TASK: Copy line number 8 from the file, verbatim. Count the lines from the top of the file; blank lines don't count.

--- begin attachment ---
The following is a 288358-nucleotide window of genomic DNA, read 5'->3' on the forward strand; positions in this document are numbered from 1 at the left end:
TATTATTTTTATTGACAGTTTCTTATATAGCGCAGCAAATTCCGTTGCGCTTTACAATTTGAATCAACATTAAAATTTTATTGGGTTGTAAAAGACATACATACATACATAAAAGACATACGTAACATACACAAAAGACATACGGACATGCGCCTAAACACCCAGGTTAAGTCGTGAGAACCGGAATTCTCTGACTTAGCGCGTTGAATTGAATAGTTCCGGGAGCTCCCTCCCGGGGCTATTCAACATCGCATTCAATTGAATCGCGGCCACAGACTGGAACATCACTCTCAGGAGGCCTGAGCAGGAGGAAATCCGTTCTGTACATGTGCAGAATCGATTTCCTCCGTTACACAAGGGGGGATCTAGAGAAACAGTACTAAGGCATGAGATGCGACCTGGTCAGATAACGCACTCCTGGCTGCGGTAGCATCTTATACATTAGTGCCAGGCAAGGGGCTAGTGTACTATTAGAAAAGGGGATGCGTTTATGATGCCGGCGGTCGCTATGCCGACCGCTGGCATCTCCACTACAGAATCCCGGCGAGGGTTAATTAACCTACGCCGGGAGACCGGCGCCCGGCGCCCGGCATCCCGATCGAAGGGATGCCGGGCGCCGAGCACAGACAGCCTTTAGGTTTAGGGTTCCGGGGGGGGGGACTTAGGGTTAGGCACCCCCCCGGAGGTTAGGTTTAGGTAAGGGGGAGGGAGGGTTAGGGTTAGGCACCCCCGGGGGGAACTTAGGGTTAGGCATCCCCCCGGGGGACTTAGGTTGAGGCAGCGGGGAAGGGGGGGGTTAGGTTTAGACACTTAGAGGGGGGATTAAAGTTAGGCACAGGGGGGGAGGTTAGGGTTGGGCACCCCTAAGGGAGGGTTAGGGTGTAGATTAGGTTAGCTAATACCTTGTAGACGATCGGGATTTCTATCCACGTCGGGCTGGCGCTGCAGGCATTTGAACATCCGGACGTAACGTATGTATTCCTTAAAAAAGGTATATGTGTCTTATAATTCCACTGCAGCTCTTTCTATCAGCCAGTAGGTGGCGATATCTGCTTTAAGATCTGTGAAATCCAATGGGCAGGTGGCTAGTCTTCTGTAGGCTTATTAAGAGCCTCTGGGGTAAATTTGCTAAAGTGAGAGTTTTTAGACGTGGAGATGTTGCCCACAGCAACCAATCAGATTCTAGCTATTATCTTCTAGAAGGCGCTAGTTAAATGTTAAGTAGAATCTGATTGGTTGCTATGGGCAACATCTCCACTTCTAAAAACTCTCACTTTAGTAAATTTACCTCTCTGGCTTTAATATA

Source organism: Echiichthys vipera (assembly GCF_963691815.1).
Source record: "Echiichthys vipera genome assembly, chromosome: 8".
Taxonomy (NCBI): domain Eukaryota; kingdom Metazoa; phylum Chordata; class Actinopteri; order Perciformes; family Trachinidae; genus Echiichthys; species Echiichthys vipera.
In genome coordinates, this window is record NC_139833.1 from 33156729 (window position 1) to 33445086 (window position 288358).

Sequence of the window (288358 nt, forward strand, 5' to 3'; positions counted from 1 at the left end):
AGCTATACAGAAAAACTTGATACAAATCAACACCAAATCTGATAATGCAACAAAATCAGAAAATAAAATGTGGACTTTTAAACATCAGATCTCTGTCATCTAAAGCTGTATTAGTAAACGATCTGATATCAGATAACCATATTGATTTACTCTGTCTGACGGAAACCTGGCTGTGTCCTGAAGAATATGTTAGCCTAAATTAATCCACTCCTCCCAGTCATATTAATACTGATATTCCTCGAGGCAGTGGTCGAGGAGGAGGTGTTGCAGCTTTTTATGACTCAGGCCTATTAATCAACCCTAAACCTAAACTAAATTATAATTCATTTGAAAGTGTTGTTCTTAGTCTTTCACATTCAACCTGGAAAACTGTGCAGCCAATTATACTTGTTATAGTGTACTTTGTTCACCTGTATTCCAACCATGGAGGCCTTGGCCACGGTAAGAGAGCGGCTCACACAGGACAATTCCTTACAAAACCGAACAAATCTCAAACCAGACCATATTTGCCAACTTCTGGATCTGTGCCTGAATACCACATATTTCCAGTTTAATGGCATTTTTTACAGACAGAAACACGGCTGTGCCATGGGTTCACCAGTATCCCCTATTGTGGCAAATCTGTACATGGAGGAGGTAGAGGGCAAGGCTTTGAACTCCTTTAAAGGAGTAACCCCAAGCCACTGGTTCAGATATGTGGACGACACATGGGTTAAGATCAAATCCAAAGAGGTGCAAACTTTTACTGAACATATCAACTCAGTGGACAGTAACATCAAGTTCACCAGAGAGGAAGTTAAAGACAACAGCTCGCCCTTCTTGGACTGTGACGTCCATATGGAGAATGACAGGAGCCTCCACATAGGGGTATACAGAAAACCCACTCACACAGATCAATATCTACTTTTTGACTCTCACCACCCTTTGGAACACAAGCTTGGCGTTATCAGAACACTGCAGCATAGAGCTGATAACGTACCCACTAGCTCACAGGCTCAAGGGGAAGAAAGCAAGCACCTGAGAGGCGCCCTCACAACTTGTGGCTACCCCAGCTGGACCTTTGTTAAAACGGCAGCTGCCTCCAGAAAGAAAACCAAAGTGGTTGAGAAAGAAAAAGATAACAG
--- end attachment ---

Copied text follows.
AGCTATACAGAAAAACTTGATACAAATCAACACCAAATCTGATAATGCAACAAAATCAGAAAATAAAATGTGGACTTTTAAACATCAGATCTCTGTCATCTAAAGCTGTATTAGTAAACGATCTGATATCAGATAACCATATTGATTTACTCTGTCTGACGGAAACCTGGCTGTGTCCTGAAGAATATGTTAGCCTAAATTAATCCACTCCTCCCAGTCATATTAATACTGATATTCCTCGAGGCAGTGGTCGAGGAGGAGGTGTTGCAGCTTTTTATGACTCAGGCCTATTAATCAACCCTAAACCTAAACTAAATTATAATTCATTTGAAAGTGTTGTTCTTAGTCTTTCACATTCAACCTGGAAAACTGTGCAGCCAATTATACTTGTTATAGTGTACTTTGTTCACCTGTATTCCAACCATGGAGGCCTTGGCCACGGTAAGAGAGCGGCTCACACAGGACAATTCCTTACAAAACCGAACAAATCTCAAACCAGACCATATTTGCCAACTTCTGGATCTGTGCCTGAATACCACATATTTCCAGTTTAATGGCATTTTTTACAGACAGAAACACGGCTGTGCCATGGGTTCACCAGTATCCCCTATTGTGGCAAATCTGTACATGGAGGAGGTAGAGGGCAAGGCTTTGAACTCCTTTAAAGGAGTAACCCCAAGCCACTGGTTCAGATATGTGGACGACACATGGGTTAAGATCAAATCCAAAGAGGTGCAAACTTTTACTGAACATATCAACTCAGTGGACAGTAACATCAAGTTCACCAGAGAGGAAGTTAAAGACAACAGCTCGCCCTTCTTGGACTGTGACGTCCATATGGAGAATGACAGGAGCCTCCACATAGGGGTATACAGAAAACCCACTCACACAGATCAATATCTACTTTTTGACTCTCACCACCCTTTGGAACACAAGCTTGGCGTTATCAGAACACTGCAGCATAGAGCTGATAACGTACCCACTAGCTCACAGGCTCAAGGGGAAGAAAGCAAGCACCTGAGAGGCGCCCTCACAACTTGTGGCTACCCCAGCTGGACCTTTGTTAAAACGGCAGCTGCCTCCAGAAAGAAAACCAAAGTGGTTGAGAAAGAAAAAGATAACAG